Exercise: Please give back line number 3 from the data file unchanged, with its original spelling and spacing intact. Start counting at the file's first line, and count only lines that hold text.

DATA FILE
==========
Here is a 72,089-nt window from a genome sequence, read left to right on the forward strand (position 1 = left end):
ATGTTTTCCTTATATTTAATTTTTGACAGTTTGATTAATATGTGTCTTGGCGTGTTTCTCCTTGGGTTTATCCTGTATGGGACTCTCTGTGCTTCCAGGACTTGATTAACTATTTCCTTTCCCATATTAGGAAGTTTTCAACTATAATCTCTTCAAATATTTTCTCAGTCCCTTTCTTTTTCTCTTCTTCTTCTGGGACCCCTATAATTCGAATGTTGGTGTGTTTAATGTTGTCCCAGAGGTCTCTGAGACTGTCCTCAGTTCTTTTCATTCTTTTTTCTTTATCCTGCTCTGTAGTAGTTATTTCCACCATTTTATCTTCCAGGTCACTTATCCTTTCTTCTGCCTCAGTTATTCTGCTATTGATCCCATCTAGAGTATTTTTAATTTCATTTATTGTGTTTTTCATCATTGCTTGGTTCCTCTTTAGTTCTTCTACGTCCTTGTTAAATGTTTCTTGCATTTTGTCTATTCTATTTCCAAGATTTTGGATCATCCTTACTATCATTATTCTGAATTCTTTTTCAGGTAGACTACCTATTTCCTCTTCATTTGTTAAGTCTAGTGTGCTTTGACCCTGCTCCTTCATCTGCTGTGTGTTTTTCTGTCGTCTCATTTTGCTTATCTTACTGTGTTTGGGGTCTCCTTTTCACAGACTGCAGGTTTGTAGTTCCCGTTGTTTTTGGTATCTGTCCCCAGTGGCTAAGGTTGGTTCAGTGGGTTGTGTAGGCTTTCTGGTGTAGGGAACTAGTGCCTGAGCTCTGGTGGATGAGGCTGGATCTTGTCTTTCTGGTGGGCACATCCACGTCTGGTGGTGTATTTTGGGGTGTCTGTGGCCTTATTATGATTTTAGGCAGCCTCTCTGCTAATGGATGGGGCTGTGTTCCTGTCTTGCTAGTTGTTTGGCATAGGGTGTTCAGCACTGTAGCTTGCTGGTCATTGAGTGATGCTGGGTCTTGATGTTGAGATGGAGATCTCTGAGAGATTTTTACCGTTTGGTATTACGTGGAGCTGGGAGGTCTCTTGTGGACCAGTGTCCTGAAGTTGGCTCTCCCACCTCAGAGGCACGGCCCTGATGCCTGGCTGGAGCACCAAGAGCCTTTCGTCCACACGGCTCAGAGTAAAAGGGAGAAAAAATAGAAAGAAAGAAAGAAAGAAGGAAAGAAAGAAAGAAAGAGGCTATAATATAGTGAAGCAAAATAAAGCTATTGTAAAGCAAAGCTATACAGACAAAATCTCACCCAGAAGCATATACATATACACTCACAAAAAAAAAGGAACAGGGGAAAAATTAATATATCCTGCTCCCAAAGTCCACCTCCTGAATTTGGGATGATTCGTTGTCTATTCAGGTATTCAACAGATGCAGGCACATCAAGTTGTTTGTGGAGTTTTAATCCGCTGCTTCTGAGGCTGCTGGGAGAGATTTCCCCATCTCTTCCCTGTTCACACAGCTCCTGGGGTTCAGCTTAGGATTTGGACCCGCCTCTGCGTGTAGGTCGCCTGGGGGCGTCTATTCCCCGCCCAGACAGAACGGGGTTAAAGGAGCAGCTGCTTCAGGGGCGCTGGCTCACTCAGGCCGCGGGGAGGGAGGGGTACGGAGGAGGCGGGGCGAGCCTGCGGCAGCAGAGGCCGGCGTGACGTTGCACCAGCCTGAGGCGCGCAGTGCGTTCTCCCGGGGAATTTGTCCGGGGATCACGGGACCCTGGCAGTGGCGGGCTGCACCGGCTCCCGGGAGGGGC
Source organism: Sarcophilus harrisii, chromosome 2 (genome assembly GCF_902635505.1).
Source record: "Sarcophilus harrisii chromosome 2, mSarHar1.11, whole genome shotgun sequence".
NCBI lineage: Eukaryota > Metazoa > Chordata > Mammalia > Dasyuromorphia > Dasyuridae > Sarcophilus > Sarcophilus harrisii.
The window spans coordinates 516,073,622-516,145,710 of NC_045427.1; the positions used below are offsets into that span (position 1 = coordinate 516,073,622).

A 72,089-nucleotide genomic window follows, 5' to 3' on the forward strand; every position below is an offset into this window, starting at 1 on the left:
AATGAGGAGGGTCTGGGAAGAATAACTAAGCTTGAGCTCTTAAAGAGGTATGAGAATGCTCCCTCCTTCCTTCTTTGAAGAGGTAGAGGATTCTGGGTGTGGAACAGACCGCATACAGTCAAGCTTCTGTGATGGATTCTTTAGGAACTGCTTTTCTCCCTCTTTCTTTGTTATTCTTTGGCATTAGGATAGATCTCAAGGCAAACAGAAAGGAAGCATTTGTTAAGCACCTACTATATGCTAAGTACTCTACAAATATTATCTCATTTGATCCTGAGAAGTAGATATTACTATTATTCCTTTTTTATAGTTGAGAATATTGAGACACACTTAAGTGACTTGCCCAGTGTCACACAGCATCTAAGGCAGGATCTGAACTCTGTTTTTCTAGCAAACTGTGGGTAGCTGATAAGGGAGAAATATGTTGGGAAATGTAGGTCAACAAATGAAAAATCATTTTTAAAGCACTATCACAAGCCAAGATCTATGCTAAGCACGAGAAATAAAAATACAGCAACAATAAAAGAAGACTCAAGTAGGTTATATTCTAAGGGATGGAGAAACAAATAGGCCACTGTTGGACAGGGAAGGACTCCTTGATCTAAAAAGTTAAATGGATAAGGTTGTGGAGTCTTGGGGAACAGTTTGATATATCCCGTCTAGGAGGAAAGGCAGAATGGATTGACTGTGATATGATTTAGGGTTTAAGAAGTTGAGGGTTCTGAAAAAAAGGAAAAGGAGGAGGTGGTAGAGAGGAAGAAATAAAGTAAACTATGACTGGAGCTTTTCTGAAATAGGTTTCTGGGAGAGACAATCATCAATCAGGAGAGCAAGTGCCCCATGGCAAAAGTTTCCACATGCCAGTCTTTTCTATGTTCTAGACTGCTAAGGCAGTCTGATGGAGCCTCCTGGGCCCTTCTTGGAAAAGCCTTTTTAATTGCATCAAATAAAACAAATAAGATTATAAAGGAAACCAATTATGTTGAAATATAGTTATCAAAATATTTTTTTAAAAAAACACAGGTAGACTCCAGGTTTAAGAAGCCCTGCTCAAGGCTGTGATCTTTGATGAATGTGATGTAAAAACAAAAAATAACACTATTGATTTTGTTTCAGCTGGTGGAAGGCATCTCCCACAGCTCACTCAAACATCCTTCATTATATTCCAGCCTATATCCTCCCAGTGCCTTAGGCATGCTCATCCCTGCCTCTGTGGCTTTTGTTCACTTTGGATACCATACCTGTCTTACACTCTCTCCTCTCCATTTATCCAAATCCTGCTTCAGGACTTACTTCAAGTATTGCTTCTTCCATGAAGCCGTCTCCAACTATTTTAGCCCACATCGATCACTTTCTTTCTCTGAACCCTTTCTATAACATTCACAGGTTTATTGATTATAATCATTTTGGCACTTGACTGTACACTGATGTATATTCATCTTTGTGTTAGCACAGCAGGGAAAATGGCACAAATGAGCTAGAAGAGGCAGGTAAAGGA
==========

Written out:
Source organism: Sarcophilus harrisii, chromosome 2 (genome assembly GCF_902635505.1).